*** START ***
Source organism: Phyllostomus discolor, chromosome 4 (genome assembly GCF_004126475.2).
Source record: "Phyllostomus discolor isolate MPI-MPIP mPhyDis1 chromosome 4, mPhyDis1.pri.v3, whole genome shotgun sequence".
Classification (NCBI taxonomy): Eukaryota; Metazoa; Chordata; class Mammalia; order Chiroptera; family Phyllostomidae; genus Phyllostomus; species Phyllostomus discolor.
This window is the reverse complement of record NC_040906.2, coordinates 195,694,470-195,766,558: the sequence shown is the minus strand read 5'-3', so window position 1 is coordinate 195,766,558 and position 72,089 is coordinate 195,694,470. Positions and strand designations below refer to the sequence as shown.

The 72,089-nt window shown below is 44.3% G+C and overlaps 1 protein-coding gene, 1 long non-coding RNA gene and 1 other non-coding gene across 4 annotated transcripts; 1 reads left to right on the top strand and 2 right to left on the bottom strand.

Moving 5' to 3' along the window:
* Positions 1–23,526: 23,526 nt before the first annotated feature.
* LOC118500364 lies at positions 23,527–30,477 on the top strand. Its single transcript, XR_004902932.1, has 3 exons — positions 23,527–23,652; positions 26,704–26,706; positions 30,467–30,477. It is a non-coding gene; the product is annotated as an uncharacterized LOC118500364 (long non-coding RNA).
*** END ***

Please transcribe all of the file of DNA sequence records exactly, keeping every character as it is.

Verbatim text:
Source organism: Phyllostomus discolor, chromosome 4 (genome assembly GCF_004126475.2).
Source record: "Phyllostomus discolor isolate MPI-MPIP mPhyDis1 chromosome 4, mPhyDis1.pri.v3, whole genome shotgun sequence".
Classification (NCBI taxonomy): Eukaryota; Metazoa; Chordata; class Mammalia; order Chiroptera; family Phyllostomidae; genus Phyllostomus; species Phyllostomus discolor.
This window is the reverse complement of record NC_040906.2, coordinates 195,694,470-195,766,558: the sequence shown is the minus strand read 5'-3', so window position 1 is coordinate 195,766,558 and position 72,089 is coordinate 195,694,470. Positions and strand designations below refer to the sequence as shown.

The 72,089-nt window shown below is 44.3% G+C and overlaps 1 protein-coding gene, 1 long non-coding RNA gene and 1 other non-coding gene across 4 annotated transcripts; 1 reads left to right on the top strand and 2 right to left on the bottom strand.

Moving 5' to 3' along the window:
* Positions 1–23,526: 23,526 nt before the first annotated feature.
* LOC118500364 lies at positions 23,527–30,477 on the top strand. Its single transcript, XR_004902932.1, has 3 exons — positions 23,527–23,652; positions 26,704–26,706; positions 30,467–30,477. It is a non-coding gene; the product is annotated as an uncharacterized LOC118500364 (long non-coding RNA).